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Go Nuclear or Go Home
[ Issue 156 Page 13 ] Monday, September 25, 2017, 20:36:48 Yehhyun Jo Head of Society yehhyunjo18@kaist.ac.kr

The Future of Nuclear Energy in Korea

The Moon administration plans to phase-out nuclear energy in South Korea over the next few decades, and has already decommissioned a nuclear power plant and halted the construction of two new ones. This policy has been met with strong opposition from both within and without the nation, placing the future of Korea’s energy production at a critical juncture.

In light of the 2011 Fukushima nuclear disaster, public sentiment in many developed nations has shifted against nuclear energy, and subsequently several European countries including Germany have announced plans to phase out nuclear energy in favor of solar, wind, and hydroelectric alternatives. It seems that the Korean government is following suit. However, with our climate, geography, and advanced nuclear technology, I believe that Korea should instead place nuclear energy at the center of the nation’s energy policy initiatives and dedicate more effort into the research and development of the technology.

The geography of the Korean peninsula does not favor vast solar or wind farms, and bio-energy technology still has a long way to go before becoming competitive and commercially viable. Also, the nature of solar and wind, which are dependent on weather conditions, makes them highly unreliable sources of energy.

In the US, companies like Transatomic are designing power plants that utilize energy more efficiently and minimize nuclear waste, and research institutes around the world are attempting to completely revise the traditional fuel rods with new materials. Professor Per Peterson of University of California, Berkeley and his team of nuclear engineers have created golf-ball-sized, spherical fuel cells that are engineered to withstand immense temperatures and physical shock, therefore preventing meltdowns and radioactive leakage. Thorium reactors and modular plants are also gaining traction as engineers and entrepreneurs continue to innovate to create safer and more accessible power plants.

Nuclear plants are already carbon-friendlier than solar panels, and with these new advancements in fuel efficiency and waste reduction, nuclear power could become a safe and reliable source of clean energy. Korea, with its advanced nuclear technology and many nuclear plants, could benefit immensely from nuclear energy if we choose to invest in the technology. The Moon administration states that they will not abandon the export of our nuclear technology, but that is not the critical issue at hand; our exports, while important to the economy, by definition do not satisfy the domestic need for clean energy. If the government moves away from the production of nuclear energy in Korea, a significant portion of the research funds disappears along with the plants themselves — that is the larger issue for Korea.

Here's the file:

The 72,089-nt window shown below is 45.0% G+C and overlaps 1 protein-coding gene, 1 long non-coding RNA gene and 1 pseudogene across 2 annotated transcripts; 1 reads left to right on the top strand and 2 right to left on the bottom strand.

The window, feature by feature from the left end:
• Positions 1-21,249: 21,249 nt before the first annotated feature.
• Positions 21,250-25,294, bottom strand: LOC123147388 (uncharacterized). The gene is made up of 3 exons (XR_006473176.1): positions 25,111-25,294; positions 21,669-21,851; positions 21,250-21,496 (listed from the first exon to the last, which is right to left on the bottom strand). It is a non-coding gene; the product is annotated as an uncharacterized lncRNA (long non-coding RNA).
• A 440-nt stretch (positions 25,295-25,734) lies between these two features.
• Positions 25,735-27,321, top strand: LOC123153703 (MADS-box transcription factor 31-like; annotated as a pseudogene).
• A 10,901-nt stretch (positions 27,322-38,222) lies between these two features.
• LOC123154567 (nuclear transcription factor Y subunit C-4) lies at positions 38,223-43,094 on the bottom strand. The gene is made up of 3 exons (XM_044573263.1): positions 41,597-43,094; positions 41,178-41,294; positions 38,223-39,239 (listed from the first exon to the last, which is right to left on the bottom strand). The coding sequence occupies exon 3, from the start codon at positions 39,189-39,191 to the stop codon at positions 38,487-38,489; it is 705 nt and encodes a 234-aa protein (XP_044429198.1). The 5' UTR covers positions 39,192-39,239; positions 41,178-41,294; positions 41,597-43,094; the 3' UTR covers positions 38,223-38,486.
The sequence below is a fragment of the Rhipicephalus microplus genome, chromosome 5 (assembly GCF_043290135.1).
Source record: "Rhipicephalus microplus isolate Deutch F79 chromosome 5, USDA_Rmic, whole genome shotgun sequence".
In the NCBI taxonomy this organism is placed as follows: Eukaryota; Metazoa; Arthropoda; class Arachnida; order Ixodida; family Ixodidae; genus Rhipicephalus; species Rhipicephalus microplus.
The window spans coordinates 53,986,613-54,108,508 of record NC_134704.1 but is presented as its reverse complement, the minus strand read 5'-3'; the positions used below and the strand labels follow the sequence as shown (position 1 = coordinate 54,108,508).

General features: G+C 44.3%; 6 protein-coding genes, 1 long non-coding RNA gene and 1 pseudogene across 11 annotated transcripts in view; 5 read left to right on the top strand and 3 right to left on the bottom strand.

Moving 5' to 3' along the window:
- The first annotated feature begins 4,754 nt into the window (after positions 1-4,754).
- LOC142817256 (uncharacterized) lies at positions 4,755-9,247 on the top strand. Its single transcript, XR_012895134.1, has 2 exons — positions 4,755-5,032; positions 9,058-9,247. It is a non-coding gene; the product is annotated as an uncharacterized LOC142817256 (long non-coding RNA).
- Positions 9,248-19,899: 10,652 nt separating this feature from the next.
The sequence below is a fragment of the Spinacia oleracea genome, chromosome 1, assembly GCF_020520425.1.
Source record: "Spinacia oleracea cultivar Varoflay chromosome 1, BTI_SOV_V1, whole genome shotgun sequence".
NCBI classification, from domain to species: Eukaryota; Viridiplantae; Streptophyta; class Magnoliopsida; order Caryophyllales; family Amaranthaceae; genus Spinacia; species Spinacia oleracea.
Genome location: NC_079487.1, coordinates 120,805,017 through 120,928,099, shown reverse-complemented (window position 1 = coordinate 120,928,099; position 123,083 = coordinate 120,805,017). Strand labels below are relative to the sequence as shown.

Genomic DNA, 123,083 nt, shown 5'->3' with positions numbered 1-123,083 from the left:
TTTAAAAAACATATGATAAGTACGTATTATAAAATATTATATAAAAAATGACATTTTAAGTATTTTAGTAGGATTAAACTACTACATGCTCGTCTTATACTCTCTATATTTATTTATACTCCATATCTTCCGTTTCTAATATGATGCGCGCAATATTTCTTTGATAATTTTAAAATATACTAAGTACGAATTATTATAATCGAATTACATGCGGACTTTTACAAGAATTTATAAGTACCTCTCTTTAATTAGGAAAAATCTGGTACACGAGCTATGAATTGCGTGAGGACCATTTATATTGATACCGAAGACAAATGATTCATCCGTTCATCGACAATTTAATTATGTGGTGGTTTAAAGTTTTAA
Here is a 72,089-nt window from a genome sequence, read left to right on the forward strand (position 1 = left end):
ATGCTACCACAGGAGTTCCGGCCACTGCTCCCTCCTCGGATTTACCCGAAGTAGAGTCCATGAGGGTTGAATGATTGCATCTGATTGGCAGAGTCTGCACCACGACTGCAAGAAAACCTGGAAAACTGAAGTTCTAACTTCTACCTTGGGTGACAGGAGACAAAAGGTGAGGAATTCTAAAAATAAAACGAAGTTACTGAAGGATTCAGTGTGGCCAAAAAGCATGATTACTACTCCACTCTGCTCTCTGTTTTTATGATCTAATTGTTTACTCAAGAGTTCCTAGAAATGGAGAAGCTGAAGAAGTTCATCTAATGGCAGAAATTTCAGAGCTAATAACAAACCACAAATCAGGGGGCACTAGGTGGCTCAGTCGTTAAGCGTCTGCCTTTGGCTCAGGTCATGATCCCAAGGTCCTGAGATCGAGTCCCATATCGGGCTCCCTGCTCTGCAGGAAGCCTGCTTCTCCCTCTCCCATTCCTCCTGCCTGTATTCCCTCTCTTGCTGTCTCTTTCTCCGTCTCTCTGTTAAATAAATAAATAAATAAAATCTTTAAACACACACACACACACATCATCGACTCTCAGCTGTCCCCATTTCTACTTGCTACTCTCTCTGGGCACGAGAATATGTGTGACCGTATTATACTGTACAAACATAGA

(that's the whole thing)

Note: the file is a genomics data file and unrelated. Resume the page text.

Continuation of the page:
While it is true that nuclear power plants take time to construct and are costly to build, the bottom line is that Korea, and the rest of the world, need nuclear energy. Solar and wind will not be enough to completely satisfy our energy demands. Even countries like Germany and states like California that have shut down most of their nuclear plants in favor of solar and wind still get their backup energy from burning natural gas.

The combination of all these factors leads to the conclusion that it is in the interest of the Korean government to continue to push for the development of nuclear technology while creating market-friendly policies for solar, wind, and bio-energy innovators in the private sector. In other words, the technologies for all renewable energies should be cultivated, but the government should enact policies that specifically enhance our nuclear energy capabilities. We should not build more, as previous administrations did, but better nuclear plants. Solar, wind, hydroelectric, and other alternative forms of renewable energy sources should largely be left to the free market, with favorable regulations provided by the state to incentivize companies to innovate.

Nuclear energy has had some bad publicity in the past, and for good reason. But times are changing and newer technologies are making nuclear energy more efficient, reliable, and safe than ever before. The Korean government should integrate the potential of nuclear energy into public energy policies, and leave solar, wind, and bio to the private sector, eventually creating a nation run by a mix of all these types of energy sources.

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